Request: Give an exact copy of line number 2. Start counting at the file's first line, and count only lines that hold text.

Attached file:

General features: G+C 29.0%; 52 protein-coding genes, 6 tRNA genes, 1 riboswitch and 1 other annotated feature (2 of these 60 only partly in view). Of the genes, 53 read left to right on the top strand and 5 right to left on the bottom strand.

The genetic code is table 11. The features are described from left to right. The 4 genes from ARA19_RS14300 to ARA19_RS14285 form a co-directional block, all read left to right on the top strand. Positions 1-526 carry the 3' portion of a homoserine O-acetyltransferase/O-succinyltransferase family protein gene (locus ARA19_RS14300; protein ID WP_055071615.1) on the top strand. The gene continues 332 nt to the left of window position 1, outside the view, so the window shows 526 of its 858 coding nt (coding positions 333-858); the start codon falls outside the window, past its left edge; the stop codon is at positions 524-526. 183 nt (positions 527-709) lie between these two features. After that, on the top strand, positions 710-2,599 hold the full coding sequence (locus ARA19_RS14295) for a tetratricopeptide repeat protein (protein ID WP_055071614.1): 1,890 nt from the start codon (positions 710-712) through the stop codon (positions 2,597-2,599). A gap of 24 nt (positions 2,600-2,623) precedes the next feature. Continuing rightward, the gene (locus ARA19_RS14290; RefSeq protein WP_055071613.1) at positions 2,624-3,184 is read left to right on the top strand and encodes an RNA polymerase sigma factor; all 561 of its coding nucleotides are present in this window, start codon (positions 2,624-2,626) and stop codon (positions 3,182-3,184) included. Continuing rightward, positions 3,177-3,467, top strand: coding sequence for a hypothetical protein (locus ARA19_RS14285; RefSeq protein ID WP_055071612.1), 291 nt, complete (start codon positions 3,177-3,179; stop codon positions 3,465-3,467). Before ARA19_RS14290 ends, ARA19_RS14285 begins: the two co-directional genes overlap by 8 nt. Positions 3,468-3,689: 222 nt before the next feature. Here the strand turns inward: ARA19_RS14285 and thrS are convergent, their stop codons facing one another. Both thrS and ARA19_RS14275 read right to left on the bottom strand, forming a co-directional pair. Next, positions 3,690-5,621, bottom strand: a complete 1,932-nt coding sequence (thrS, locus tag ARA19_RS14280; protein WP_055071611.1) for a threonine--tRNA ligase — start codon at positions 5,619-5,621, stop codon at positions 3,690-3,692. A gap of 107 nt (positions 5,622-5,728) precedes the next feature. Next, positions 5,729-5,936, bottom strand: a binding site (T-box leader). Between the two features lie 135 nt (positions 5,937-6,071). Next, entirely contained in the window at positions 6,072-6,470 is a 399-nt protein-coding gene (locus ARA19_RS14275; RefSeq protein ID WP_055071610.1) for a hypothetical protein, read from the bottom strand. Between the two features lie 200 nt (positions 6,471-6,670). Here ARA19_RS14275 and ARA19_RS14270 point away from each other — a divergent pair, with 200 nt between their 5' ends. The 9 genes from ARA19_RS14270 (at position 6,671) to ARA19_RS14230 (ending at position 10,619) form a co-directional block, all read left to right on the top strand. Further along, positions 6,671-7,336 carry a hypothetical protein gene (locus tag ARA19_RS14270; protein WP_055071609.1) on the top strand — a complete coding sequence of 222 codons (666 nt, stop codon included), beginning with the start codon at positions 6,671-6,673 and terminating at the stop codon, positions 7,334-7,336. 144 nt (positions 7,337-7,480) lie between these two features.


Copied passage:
The genetic code is table 11. The features are described from left to right. The 4 genes from ARA19_RS14300 to ARA19_RS14285 form a co-directional block, all read left to right on the top strand. Positions 1-526 carry the 3' portion of a homoserine O-acetyltransferase/O-succinyltransferase family protein gene (locus ARA19_RS14300; protein ID WP_055071615.1) on the top strand. The gene continues 332 nt to the left of window position 1, outside the view, so the window shows 526 of its 858 coding nt (coding positions 333-858); the start codon falls outside the window, past its left edge; the stop codon is at positions 524-526. 183 nt (positions 527-709) lie between these two features. After that, on the top strand, positions 710-2,599 hold the full coding sequence (locus ARA19_RS14295) for a tetratricopeptide repeat protein (protein ID WP_055071614.1): 1,890 nt from the start codon (positions 710-712) through the stop codon (positions 2,597-2,599). A gap of 24 nt (positions 2,600-2,623) precedes the next feature. Continuing rightward, the gene (locus ARA19_RS14290; RefSeq protein WP_055071613.1) at positions 2,624-3,184 is read left to right on the top strand and encodes an RNA polymerase sigma factor; all 561 of its coding nucleotides are present in this window, start codon (positions 2,624-2,626) and stop codon (positions 3,182-3,184) included. Continuing rightward, positions 3,177-3,467, top strand: coding sequence for a hypothetical protein (locus ARA19_RS14285; RefSeq protein ID WP_055071612.1), 291 nt, complete (start codon positions 3,177-3,179; stop codon positions 3,465-3,467). Before ARA19_RS14290 ends, ARA19_RS14285 begins: the two co-directional genes overlap by 8 nt. Positions 3,468-3,689: 222 nt before the next feature. Here the strand turns inward: ARA19_RS14285 and thrS are convergent, their stop codons facing one another. Both thrS and ARA19_RS14275 read right to left on the bottom strand, forming a co-directional pair. Next, positions 3,690-5,621, bottom strand: a complete 1,932-nt coding sequence (thrS, locus tag ARA19_RS14280; protein WP_055071611.1) for a threonine--tRNA ligase — start codon at positions 5,619-5,621, stop codon at positions 3,690-3,692. A gap of 107 nt (positions 5,622-5,728) precedes the next feature. Next, positions 5,729-5,936, bottom strand: a binding site (T-box leader). Between the two features lie 135 nt (positions 5,937-6,071). Next, entirely contained in the window at positions 6,072-6,470 is a 399-nt protein-coding gene (locus ARA19_RS14275; RefSeq protein ID WP_055071610.1) for a hypothetical protein, read from the bottom strand. Between the two features lie 200 nt (positions 6,471-6,670). Here ARA19_RS14275 and ARA19_RS14270 point away from each other — a divergent pair, with 200 nt between their 5' ends. The 9 genes from ARA19_RS14270 (at position 6,671) to ARA19_RS14230 (ending at position 10,619) form a co-directional block, all read left to right on the top strand. Further along, positions 6,671-7,336 carry a hypothetical protein gene (locus tag ARA19_RS14270; protein WP_055071609.1) on the top strand — a complete coding sequence of 222 codons (666 nt, stop codon included), beginning with the start codon at positions 6,671-6,673 and terminating at the stop codon, positions 7,334-7,336. 144 nt (positions 7,337-7,480) lie between these two features.